National Museum of Natural History. Department of Vertebrate Zoology Search this
6.5 cu. ft. (6 record storage boxes) (1 document box)
This record unit consists of records of the Department of Vertebrate Zoology, primarily under the chairmanships of George E. Watson and Robert H. Gibbs, Jr., with additional
material from the tenures of Philip S. Humphrey, George R. Zug, W. Ronald Heyer, and Richard W. Thorington, Jr. The records include memoranda, correspondence, and subject
files relating to committee, council, and professional society meetings; budget; annual reports; computerization; security; building renovations; space planning; collections
management; division activities and staffing; international relations; relations with Congress; and information on professional societies and programs of interest to the Department.
Subject files of special interest focus on the growing emphasis on computers in the Department, national and international information exchanges, space problems and the establishment
of the Museum Support Center at Silver Hill, construction of the Osteo-Prep Laboratory in the east courtyard, appointment of Porter M. Kier as Director of the National Museum
of Natural History (NMNH), and involvement in international research programs in the Caribbean and Brazil.
Philip S. Humphrey, the first Chairman of the Department, served from 1964 to 1968. He was succeeded by George E. Watson, 1968 to 1972; Robert H. Gibbs, Jr., 1972 to
1978; George R. Zug, 1978 to 1983; and W. Ronald Heyer, 1984 to 1987. In September of 1987, Richard W. Thorington, Jr. took the post.
National Museum of Natural History. Department of Mineral Sciences Search this
12.5 cu. ft. (25 document boxes)
1936, 1938, 1948-1977 and undated
This record unit consists of correspondence documenting the operation of the Department of Mineral Sciences, 1963-1977, and its predecessor the Division of Mineralogy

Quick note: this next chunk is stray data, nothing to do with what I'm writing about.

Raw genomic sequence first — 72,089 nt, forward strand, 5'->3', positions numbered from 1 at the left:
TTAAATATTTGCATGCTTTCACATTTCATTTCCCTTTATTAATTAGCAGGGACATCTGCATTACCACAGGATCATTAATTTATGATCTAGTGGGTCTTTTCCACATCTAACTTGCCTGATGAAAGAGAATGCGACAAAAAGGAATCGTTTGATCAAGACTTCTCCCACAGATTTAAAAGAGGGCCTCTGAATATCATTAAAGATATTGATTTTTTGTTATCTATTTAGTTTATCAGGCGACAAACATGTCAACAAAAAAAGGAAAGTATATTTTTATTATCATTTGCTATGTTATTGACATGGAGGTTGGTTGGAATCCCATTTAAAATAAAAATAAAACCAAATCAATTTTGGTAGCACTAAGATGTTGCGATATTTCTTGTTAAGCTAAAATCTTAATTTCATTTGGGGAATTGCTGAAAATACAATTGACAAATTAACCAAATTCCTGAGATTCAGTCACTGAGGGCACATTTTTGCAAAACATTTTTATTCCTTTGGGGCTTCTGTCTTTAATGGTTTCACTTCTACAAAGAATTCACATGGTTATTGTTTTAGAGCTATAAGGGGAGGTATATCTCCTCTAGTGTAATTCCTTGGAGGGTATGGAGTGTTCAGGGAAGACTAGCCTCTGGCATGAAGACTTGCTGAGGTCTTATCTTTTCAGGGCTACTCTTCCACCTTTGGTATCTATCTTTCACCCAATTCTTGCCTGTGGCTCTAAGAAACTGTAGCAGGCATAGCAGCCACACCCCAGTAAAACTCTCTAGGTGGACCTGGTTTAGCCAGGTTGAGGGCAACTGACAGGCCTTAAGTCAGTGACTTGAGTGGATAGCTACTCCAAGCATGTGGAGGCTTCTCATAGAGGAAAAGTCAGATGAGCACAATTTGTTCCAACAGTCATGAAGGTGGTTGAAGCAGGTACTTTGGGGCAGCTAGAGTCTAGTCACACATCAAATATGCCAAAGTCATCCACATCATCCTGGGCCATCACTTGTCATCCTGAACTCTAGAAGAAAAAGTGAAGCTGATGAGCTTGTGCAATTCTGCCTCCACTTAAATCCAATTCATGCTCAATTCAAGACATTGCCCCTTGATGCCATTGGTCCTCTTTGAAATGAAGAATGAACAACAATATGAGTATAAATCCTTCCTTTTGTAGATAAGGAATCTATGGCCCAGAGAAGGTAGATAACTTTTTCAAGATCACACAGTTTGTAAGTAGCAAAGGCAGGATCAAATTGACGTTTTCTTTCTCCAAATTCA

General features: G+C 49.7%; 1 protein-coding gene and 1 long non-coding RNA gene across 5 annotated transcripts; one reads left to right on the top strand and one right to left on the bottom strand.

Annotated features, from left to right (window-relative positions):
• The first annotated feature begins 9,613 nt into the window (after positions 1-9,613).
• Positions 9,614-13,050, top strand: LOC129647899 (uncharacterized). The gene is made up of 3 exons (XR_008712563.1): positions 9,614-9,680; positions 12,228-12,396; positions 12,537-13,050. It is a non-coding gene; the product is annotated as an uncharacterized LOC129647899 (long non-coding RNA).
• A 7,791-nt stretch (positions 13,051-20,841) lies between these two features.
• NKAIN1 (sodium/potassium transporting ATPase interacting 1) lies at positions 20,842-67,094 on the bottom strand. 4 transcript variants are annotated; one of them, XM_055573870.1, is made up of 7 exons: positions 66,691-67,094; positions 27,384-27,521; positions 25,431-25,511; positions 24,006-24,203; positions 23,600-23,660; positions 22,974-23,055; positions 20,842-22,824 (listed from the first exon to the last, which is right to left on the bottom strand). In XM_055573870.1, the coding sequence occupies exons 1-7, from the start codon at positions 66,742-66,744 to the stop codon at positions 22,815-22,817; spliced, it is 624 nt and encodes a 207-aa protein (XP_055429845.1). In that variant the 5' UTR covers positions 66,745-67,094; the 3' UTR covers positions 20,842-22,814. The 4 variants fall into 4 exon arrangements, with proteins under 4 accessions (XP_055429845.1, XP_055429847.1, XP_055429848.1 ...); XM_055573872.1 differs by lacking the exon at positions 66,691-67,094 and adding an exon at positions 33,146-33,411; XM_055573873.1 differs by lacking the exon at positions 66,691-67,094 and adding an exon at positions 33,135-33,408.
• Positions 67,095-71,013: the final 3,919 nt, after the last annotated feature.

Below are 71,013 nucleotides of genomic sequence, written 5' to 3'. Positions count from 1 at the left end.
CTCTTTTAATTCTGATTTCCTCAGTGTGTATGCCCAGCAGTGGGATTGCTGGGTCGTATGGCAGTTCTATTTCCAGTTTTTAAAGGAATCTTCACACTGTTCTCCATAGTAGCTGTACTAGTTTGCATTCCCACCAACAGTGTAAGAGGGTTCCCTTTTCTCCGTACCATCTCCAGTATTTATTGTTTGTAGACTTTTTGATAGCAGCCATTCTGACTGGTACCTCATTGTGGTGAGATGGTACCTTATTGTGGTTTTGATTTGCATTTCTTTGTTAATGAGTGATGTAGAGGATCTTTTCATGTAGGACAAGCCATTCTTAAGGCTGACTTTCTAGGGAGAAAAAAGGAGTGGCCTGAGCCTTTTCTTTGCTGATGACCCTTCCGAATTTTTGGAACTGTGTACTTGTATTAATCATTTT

and Petrology of the Department of Geology, 1948-1963. With the exception of a few letters, correspondence of the Division of Mineralogy and Petrology prior to 1948 is not
included in the record unit. The correspondence is both incoming and outgoing and concerns the identification and acquisition of specimens; participation in professional societies
and mineral exhibitions; the publication of scientific manuscripts; and departmental and divisional administration. Correspondents include geologists and mineralogists, gemologists,
jewelers, mineral collectors and dealers, colleges and universities, mining companies, publishers, government agencies, and the general public. Correspondence prior to 1963
is mostly directed to Curator George S. Switzer and Associate Curator Paul E. Desautels. Correspondence after 1963 is primarily carried out by Departmental Chairmen Switzer,
Brian H. Mason, and William G. Melson. The correspondence is arranged alphabetically by correspondent.
The Department of Mineral Sciences was created in 1963 as part of a reorganization in the National Museum of Natural History. At that time the Department of Geology